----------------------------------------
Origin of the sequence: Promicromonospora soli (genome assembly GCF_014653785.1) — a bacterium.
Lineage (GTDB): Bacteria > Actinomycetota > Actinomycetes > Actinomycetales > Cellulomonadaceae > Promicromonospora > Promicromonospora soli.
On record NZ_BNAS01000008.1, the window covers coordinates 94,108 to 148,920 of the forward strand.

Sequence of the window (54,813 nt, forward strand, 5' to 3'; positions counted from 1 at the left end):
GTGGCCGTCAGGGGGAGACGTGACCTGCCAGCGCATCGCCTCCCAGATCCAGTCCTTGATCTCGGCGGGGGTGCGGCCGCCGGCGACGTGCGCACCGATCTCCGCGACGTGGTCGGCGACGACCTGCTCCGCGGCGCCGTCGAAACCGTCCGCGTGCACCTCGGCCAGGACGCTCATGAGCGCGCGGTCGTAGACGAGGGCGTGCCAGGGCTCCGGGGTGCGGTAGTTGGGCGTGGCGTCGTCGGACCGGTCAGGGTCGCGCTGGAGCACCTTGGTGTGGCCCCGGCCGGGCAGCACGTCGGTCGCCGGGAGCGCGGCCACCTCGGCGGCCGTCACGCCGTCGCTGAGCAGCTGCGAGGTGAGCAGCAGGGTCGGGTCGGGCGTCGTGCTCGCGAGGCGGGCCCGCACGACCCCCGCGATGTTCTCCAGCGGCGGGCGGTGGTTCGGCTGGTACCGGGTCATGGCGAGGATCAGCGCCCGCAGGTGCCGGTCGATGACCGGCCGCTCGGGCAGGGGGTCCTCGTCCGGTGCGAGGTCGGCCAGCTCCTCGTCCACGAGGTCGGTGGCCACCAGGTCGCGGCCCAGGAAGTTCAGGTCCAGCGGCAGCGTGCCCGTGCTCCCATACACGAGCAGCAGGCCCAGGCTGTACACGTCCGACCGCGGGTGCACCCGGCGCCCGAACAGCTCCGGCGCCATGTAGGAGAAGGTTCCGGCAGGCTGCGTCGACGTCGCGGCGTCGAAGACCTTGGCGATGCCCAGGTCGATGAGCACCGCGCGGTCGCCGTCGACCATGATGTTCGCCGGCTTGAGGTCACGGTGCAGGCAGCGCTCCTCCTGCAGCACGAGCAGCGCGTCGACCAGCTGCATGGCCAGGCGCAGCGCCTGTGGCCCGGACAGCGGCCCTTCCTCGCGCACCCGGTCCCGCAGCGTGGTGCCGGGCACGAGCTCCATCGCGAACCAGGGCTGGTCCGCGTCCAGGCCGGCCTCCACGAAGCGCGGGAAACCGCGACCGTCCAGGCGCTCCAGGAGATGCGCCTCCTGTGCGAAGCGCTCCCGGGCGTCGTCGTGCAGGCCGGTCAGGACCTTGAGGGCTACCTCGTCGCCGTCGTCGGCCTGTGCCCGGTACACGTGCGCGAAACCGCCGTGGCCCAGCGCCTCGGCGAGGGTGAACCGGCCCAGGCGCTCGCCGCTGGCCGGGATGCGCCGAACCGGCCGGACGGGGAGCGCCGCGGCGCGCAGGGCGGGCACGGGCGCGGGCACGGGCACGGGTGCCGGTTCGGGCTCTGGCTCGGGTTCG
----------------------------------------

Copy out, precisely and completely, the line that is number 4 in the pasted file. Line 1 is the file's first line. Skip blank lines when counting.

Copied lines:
Sequence of the window (54,813 nt, forward strand, 5' to 3'; positions counted from 1 at the left end):